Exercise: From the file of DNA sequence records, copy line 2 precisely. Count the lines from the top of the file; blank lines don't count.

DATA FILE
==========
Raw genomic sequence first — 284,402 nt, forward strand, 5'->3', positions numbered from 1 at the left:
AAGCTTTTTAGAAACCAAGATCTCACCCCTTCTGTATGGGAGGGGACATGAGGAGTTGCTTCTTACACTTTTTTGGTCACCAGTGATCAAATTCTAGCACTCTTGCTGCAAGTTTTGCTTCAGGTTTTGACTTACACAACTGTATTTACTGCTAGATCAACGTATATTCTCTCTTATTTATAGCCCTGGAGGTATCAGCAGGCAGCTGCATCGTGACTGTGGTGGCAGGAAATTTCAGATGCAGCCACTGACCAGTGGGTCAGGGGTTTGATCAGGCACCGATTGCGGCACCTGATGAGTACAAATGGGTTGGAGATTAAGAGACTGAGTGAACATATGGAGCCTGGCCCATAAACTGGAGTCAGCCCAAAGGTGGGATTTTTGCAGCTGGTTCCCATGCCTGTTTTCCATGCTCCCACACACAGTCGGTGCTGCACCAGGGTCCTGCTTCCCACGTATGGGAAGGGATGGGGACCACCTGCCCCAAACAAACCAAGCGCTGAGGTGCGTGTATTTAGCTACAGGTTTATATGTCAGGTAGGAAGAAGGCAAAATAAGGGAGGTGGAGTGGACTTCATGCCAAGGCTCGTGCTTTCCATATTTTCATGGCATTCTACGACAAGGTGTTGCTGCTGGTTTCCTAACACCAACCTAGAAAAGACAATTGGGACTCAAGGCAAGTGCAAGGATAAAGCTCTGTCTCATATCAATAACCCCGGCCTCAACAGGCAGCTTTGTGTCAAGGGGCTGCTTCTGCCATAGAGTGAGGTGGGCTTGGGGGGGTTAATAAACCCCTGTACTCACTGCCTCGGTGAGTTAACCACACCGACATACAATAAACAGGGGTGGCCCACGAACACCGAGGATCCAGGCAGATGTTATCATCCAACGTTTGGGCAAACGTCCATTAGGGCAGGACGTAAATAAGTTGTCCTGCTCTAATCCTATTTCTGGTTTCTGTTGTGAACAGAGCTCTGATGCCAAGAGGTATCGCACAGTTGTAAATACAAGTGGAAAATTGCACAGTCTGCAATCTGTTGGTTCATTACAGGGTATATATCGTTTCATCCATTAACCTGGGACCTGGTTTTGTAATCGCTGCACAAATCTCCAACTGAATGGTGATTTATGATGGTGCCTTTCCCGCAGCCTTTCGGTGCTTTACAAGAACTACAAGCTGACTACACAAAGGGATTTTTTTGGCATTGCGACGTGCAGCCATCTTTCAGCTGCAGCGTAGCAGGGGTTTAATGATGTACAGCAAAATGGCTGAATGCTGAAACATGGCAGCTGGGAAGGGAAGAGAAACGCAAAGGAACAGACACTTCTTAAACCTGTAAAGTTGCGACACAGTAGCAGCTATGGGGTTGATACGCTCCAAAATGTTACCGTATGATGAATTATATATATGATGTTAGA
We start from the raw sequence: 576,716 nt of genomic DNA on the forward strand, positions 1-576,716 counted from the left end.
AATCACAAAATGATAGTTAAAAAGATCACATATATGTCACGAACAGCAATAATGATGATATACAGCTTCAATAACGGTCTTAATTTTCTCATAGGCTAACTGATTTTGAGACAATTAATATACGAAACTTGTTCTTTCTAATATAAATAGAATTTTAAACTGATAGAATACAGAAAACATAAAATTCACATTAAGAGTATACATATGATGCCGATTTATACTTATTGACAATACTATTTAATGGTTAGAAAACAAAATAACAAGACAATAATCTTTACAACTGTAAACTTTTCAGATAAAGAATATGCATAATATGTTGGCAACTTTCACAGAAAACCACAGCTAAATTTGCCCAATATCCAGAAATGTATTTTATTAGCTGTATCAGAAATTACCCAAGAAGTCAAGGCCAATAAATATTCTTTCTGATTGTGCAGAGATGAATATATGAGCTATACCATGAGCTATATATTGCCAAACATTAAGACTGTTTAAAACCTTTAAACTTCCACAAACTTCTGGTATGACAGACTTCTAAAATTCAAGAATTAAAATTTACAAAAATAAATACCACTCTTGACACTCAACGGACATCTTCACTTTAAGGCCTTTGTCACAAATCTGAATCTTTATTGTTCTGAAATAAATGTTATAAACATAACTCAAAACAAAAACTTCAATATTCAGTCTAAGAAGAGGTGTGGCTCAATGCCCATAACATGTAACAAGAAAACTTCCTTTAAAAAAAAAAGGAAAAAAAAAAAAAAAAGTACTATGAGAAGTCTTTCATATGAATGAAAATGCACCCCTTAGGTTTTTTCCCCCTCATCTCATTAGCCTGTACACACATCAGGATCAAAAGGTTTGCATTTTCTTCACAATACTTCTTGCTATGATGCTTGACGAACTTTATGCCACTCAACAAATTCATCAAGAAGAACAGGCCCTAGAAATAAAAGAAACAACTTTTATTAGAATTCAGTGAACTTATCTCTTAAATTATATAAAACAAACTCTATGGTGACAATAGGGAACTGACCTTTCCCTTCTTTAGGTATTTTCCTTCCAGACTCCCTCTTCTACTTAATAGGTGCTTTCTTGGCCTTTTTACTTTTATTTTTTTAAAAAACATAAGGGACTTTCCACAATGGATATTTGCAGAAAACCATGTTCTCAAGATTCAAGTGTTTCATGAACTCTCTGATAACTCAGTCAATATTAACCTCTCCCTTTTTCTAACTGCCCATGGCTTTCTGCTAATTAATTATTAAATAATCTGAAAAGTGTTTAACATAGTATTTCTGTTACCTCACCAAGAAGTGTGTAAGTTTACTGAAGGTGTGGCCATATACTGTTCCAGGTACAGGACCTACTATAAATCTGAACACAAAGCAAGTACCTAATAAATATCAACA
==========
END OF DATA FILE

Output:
AAGCTTTTTAGAAACCAAGATCTCACCCCTTCTGTATGGGAGGGGACATGAGGAGTTGCTTCTTACACTTTTTTGGTCACCAGTGATCAAATTCTAGCACTCTTGCTGCAAGTTTTGCTTCAGGTTTTGACTTACACAACTGTATTTACTGCTAGATCAACGTATATTCTCTCTTATTTATAGCCCTGGAGGTATCAGCAGGCAGCTGCATCGTGACTGTGGTGGCAGGAAATTTCAGATGCAGCCACTGACCAGTGGGTCAGGGGTTTGATCAGGCACCGATTGCGGCACCTGATGAGTACAAATGGGTTGGAGATTAAGAGACTGAGTGAACATATGGAGCCTGGCCCATAAACTGGAGTCAGCCCAAAGGTGGGATTTTTGCAGCTGGTTCCCATGCCTGTTTTCCATGCTCCCACACACAGTCGGTGCTGCACCAGGGTCCTGCTTCCCACGTATGGGAAGGGATGGGGACCACCTGCCCCAAACAAACCAAGCGCTGAGGTGCGTGTATTTAGCTACAGGTTTATATGTCAGGTAGGAAGAAGGCAAAATAAGGGAGGTGGAGTGGACTTCATGCCAAGGCTCGTGCTTTCCATATTTTCATGGCATTCTACGACAAGGTGTTGCTGCTGGTTTCCTAACACCAACCTAGAAAAGACAATTGGGACTCAAGGCAAGTGCAAGGATAAAGCTCTGTCTCATATCAATAACCCCGGCCTCAACAGGCAGCTTTGTGTCAAGGGGCTGCTTCTGCCATAGAGTGAGGTGGGCTTGGGGGGGTTAATAAACCCCTGTACTCACTGCCTCGGTGAGTTAACCACACCGACATACAATAAACAGGGGTGGCCCACGAACACCGAGGATCCAGGCAGATGTTATCATCCAACGTTTGGGCAAACGTCCATTAGGGCAGGACGTAAATAAGTTGTCCTGCTCTAATCCTATTTCTGGTTTCTGTTGTGAACAGAGCTCTGATGCCAAGAGGTATCGCACAGTTGTAAATACAAGTGGAAAATTGCACAGTCTGCAATCTGTTGGTTCATTACAGGGTATATATCGTTTCATCCATTAACCTGGGACCTGGTTTTGTAATCGCTGCACAAATCTCCAACTGAATGGTGATTTATGATGGTGCCTTTCCCGCAGCCTTTCGGTGCTTTACAAGAACTACAAGCTGACTACACAAAGGGATTTTTTTGGCATTGCGACGTGCAGCCATCTTTCAGCTGCAGCGTAGCAGGGGTTTAATGATGTACAGCAAAATGGCTGAATGCTGAAACATGGCAGCTGGGAAGGGAAGAGAAACGCAAAGGAACAGACACTTCTTAAACCTGTAAAGTTGCGACACAGTAGCAGCTATGGGGTTGATACGCTCCAAAATGTTACCGTATGATGAATTATATATATGATGTTAGA